When you hear about nuclear licensed sites, it is more than likely that you think about nuclear power plants generating electricity, or those that have done in the past. In reality, many nuclear licensed sites do not and have never generated electricity.
The first in a new series of articles outlining the Office for Nuclear Regulation’s regulation of non power plant licensed sites focusses on Studsvik’s Metals Recycling Facility (MRF), located at Lillyhall in Cumbria.
About Studsvik MRF
Studsvik was the first new nuclear licensed site in the UK for 20 years, actively operating since September 2009. It is a commercial facility, which offers a full recycling service for low level radioactive metallic wastes resulting from operational and decommissioning programmes across other nuclear licensed sites. Using best available techniques, the facility safely recycles large quantities of metallic wastes contaminated with low levels of radioactivity. By decontaminating metallic waste, it helps to ensure that the amount of low level waste that is sent for disposal to the Low Level Waste Repository is kept to a minimum, maintaining a valuable resource for supporting continued decommissioning of the nuclear industries legacy.
This is a key step in implementing the UK Government’s waste policy, and the NDA Low Level Waste Strategy, which ensures application of the waste hierarchy for the management of radioactive wastes.
How we regulate Studsvik MRF
ONR seeks to ensure that the MRF’s management team continues to deliver safe operation of the metals recycling service within their facility. The facility is currently regulated by ONR through delivery of consistently proportionate and targeted regulation, in accordance with the lower risk lower hazard methodology developed by ONR for the effective regulation of the diverse range of sites currently covered by the Decommissioning Fuel and Waste programme. Studsvik MRF is one of these sites.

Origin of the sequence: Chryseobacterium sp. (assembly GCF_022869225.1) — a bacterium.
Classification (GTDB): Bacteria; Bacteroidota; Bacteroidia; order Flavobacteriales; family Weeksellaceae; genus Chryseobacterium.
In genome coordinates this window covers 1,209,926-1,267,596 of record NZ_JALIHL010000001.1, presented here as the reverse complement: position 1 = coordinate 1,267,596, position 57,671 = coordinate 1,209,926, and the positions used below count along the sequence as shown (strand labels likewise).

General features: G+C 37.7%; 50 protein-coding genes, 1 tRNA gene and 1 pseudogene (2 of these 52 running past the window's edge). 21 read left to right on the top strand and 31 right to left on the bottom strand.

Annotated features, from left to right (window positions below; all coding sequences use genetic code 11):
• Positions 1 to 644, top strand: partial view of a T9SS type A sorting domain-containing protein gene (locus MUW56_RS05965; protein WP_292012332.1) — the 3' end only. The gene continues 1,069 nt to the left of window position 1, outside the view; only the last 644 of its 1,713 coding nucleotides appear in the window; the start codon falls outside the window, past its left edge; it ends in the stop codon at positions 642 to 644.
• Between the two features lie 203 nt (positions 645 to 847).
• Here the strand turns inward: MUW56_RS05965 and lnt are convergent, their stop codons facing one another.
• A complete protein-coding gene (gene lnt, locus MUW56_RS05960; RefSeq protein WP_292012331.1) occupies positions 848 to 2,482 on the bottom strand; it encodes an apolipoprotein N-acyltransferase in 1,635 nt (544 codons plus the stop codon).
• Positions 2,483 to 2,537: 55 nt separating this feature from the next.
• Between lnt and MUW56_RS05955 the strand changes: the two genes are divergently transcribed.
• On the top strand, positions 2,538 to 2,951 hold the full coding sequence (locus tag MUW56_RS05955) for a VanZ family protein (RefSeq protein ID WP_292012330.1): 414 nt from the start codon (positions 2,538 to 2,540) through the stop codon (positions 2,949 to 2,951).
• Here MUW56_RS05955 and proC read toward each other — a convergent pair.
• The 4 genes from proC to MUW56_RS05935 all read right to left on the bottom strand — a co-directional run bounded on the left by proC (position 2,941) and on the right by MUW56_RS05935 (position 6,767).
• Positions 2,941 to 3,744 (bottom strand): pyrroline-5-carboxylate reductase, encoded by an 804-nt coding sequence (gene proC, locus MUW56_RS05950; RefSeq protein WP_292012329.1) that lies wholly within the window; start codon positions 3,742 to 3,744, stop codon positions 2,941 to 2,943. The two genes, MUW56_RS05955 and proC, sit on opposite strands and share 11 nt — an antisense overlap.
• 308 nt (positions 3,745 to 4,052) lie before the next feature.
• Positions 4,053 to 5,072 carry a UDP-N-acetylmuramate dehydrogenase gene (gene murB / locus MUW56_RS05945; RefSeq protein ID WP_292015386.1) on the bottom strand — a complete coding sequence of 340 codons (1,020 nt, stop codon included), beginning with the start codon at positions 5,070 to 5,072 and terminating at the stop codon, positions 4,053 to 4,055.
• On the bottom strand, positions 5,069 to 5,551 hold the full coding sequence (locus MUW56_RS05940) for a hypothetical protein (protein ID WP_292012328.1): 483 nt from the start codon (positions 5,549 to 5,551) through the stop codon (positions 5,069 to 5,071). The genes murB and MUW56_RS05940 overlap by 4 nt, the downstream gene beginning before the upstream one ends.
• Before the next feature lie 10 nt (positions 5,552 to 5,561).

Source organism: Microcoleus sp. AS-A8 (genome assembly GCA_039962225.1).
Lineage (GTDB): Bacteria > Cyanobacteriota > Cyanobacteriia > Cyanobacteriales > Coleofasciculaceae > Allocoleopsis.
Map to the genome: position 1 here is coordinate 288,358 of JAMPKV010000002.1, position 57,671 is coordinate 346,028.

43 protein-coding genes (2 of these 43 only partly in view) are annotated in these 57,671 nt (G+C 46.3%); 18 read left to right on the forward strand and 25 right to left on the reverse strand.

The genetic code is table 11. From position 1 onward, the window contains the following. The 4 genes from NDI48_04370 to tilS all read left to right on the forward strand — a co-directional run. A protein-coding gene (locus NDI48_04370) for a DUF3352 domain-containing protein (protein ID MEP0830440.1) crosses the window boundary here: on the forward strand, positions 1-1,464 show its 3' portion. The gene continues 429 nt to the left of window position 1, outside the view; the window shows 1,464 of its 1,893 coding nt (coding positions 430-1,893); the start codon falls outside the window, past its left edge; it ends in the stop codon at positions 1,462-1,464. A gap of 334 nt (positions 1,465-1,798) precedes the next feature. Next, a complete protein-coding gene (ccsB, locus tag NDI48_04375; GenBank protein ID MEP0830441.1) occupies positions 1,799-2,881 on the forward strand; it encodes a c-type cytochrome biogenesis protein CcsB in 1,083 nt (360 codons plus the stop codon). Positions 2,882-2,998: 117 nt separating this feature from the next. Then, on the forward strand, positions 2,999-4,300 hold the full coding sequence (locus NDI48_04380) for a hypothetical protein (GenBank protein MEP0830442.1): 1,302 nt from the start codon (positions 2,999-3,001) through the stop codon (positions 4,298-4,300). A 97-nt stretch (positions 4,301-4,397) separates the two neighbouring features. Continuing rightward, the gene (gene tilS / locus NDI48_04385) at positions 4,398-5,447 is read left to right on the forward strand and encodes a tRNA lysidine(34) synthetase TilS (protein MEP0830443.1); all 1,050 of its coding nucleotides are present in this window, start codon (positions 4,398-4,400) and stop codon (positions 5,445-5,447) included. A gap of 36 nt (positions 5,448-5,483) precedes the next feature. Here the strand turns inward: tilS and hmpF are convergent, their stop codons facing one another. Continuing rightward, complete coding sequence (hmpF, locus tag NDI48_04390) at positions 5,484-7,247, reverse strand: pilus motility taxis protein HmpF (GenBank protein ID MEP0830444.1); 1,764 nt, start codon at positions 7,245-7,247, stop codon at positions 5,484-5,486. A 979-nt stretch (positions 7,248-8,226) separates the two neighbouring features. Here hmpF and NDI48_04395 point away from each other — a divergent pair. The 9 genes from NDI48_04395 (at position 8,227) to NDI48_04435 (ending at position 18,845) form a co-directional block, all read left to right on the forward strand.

As part of our aim to provide openness and transparency, we have produced a regulatory strategy and plan for Studsvik MRF, which outlines the delivery plan for the regulation of safety at the site. The plan currently concentrates on nuclear and radiological safety but will develop in the future to integrate other ONR regulatory functions, for example, security and transport.
Our inspectors carry out quarterly inspections at the site and the nominated site inspector is involved in regular monthly liaison meetings with management to discuss any developments; events that have occurred and any advised or noted improvements.
Studsvik have made appropriate adjustments to plant and operations from the operational experience gained during active commissioning, and are now preparing to make the transition from active commissioning to a fully operational facility. There will be a strong regulatory focus on this transition and ONR will seek to facilitate the delivery of the site’s operational safety case to ensure that hazards are understood and continue to be properly controlled.
Since active commissioning started, the facility has developed a strong organisational capability, and has responded positively to regulatory expectations, managing an effective transition into the regime of nuclear regulation. The Studsvik MRF has experienced recent growth, and since January has successfully added an additional shift to its operations. Studsvik has also recently conducted a comprehensive review of their safety management systems, making revisions to deliver suitable arrangements for compliance with site licence conditions that are leading good practice in operations within a low hazard nuclear facility.
Studsvik have established an informal local liaison group with local representatives of the community.
To find out more about Studsvik MRF, you can visit their website.